Pack your winter car emergency kit


Felicity Knabenbauer

Plush, warm blankets to keep in the trunk of your car

Felicity Knabenbauer, Lifestyle Editor

Around this time of year there are endless news reports of snow-related crashes occurring all over the country during the winter season. One of the worst accidents to happen transpired earlier this month, January 3, on Interstate 95 in Virginia where a crash involving six tractor trailers and snowy conditions led to hundreds being stranded on the highway overnight in freezing temperatures, some longer than 24 hours. This is not an uncommon occurrence in Wisconsin as well, where there is an average of 50,000 vehicle crashes due to snow, ice and slush each year. These crashes result in around 45 deaths and 5,000 injuries every winter. There is a risk we all take when getting behind the wheel in any hazardous weather conditions; however, there are steps we can take to insure safer travels while out on our routes. One of the best methods is keeping a winter emergency kit stashed in your car.

The most substantial risk when stranded out on the Wisconsin roadways is the ever present cold threatening to break through. An essential inside a winter car emergency kit are items to keep you and your vehicle occupants nice and toasty until rescue arrives or the roads clear up. Some of these items are blankets, enough for each person traveling inside the vehicle, hats, gloves, thick coats and snow boots. A quick way to gather heat is to make sure to have a decent stock of hand warmers stashed away as well. These little heat packets will help keep fingers and toes warm in case of emergencies where there may not be enough gas to keep the heat running.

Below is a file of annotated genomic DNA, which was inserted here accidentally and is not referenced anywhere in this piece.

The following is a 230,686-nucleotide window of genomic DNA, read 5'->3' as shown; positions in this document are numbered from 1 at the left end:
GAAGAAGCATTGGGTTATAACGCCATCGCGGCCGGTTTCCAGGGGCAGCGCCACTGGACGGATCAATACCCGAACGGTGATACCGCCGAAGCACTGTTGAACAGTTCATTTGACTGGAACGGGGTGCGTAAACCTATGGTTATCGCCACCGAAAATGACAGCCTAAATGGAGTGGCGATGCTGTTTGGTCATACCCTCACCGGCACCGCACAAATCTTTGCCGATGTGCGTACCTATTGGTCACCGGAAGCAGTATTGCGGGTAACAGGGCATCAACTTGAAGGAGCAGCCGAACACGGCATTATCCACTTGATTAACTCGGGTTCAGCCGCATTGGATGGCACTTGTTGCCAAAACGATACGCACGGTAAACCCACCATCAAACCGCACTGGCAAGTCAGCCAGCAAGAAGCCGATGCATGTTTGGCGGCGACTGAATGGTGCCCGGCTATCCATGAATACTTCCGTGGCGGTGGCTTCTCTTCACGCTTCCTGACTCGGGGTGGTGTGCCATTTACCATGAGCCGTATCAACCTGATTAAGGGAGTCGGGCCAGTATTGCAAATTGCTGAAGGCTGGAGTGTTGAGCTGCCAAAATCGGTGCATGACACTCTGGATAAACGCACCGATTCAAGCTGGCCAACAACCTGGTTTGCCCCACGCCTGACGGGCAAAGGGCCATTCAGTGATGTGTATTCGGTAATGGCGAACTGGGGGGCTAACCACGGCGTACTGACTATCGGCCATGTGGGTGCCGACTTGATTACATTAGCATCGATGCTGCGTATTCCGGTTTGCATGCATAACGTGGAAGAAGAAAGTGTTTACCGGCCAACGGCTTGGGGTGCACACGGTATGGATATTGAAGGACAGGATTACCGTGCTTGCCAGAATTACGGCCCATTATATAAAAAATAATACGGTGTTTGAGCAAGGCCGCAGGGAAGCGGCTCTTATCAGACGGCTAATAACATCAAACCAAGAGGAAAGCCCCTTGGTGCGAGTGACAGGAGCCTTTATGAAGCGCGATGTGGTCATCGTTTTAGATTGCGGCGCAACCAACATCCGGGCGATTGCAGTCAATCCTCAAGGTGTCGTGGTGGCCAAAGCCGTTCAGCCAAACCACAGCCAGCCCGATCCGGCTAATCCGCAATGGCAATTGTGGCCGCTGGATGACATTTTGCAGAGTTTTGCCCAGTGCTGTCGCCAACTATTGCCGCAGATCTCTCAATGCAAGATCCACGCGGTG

If there will not be help for a number of hours there is a chance during this time you or your passengers will become parched or hungry. Water Bottles freeze easily in low temperatures. One option is to get an insulated bag or cooler and fill that with bottled water. Another idea is to wrap a few bottles inside a blanket for safe keepings. For snacks, non perishables like granola and protein bars are a great option to keep in your kit as well.

There are plenty of other miscellaneous items to bring along in addition to what’s above. Although it may seem bothersome to tote around all these objects, they are a “safe rather than sorry” option to include. Almost everyone who drives in Wisconsin carries an ice scraper and jumper cables but this is a reminder to check if they are still in your vehicle. Some other necessities are a flashlight with batteries, a cell phone car charger, first aid kit, portable shovel for digging out snow, a rain poncho and reflective vest, pocket tool, wet wipes and a tow rope.

If the idea of gathering all these items to throw in a box in the back seat or trunk seems too troublesome there are a variety of emergency car kits on amazon and online to purchase for easy accessibility. They can be small and compactable or bulky, filled to the brim with any item you could possibly conceive, such as road flares and reflective cones.

No one ever truly thinks they will be in these circumstances until they are. It is best to be prepared for the worst so you and your occupants can travel with a clear mind when driving on a snowy day.

To find emergency car kits online check here: